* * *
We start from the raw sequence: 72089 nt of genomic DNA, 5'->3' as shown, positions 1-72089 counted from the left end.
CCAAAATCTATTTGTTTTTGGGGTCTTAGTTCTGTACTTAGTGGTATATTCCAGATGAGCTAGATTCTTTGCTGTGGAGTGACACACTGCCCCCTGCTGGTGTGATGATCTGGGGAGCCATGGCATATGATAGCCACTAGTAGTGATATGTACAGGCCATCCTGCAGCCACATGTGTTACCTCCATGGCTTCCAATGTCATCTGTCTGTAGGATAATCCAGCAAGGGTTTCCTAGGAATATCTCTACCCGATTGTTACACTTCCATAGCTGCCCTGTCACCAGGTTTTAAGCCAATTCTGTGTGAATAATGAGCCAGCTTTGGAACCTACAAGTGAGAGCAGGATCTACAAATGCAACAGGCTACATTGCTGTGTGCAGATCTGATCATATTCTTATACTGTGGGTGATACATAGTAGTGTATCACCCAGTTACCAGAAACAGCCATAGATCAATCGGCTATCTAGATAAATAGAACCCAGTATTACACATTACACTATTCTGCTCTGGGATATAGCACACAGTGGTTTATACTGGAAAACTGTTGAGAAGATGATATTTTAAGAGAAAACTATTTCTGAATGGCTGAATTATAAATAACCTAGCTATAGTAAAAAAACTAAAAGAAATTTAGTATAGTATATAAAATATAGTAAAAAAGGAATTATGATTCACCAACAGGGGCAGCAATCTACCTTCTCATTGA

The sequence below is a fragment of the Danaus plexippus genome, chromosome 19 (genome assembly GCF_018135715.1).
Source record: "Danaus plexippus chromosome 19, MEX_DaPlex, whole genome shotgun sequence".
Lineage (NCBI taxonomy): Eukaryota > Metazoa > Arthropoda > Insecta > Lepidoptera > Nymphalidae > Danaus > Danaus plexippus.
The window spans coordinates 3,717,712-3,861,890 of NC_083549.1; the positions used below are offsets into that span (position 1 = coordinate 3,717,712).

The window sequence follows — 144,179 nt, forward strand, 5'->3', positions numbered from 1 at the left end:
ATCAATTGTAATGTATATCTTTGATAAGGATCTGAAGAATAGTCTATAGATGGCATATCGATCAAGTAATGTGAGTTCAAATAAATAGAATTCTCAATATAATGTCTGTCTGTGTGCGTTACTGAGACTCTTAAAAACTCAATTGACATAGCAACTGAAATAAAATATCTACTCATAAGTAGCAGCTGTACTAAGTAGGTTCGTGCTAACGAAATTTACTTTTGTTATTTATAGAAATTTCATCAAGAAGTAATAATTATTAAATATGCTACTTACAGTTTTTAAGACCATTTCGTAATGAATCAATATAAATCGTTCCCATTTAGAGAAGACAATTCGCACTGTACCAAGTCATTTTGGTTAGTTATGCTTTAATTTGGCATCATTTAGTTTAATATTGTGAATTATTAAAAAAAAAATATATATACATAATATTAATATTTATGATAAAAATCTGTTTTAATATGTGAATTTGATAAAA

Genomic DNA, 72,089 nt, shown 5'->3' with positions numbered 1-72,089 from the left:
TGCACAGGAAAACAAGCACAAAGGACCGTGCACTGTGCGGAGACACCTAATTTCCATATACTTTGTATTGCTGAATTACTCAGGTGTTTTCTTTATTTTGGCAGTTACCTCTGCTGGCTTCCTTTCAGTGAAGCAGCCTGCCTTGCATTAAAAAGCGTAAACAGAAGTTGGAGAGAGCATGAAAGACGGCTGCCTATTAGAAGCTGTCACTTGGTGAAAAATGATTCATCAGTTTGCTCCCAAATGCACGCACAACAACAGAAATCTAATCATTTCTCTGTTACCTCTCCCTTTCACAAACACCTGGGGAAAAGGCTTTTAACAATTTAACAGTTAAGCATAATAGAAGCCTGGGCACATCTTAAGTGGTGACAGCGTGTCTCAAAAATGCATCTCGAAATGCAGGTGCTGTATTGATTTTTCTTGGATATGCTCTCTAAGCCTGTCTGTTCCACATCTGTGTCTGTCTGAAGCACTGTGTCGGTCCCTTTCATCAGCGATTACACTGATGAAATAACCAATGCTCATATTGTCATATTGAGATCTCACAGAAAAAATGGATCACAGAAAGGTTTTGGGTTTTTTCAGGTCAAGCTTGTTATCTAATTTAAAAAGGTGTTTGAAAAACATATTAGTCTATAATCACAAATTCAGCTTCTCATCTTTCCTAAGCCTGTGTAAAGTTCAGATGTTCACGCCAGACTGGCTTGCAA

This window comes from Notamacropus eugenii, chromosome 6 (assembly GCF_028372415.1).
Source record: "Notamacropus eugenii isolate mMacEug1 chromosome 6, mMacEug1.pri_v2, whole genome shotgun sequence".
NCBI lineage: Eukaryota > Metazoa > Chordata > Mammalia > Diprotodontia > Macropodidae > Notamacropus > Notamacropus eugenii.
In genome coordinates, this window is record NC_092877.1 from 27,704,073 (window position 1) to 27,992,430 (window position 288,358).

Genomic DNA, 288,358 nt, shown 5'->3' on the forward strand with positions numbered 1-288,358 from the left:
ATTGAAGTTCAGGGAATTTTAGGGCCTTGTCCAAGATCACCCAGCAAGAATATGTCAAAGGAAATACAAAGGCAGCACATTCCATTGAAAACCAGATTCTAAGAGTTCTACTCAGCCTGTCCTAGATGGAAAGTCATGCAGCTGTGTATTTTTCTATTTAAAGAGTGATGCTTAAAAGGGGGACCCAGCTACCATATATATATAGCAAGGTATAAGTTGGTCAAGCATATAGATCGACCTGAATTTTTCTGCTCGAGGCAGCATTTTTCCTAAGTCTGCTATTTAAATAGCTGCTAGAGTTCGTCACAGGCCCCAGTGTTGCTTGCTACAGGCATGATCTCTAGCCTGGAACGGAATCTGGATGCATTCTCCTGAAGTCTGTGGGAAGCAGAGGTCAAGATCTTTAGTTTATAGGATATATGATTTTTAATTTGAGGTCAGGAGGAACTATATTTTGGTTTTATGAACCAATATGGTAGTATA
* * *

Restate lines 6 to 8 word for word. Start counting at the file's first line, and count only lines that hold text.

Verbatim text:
The window spans coordinates 3,717,712-3,861,890 of NC_083549.1; the positions used below are offsets into that span (position 1 = coordinate 3,717,712).

The window sequence follows — 144,179 nt, forward strand, 5'->3', positions numbered from 1 at the left end:
ATCAATTGTAATGTATATCTTTGATAAGGATCTGAAGAATAGTCTATAGATGGCATATCGATCAAGTAATGTGAGTTCAAATAAATAGAATTCTCAATATAATGTCTGTCTGTGTGCGTTACTGAGACTCTTAAAAACTCAATTGACATAGCAACTGAAATAAAATATCTACTCATAAGTAGCAGCTGTACTAAGTAGGTTCGTGCTAACGAAATTTACTTTTGTTATTTATAGAAATTTCATCAAGAAGTAATAATTATTAAATATGCTACTTACAGTTTTTAAGACCATTTCGTAATGAATCAATATAAATCGTTCCCATTTAGAGAAGACAATTCGCACTGTACCAAGTCATTTTGGTTAGTTATGCTTTAATTTGGCATCATTTAGTTTAATATTGTGAATTATTAAAAAAAAAATATATATACATAATATTAATATTTATGATAAAAATCTGTTTTAATATGTGAATTTGATAAAA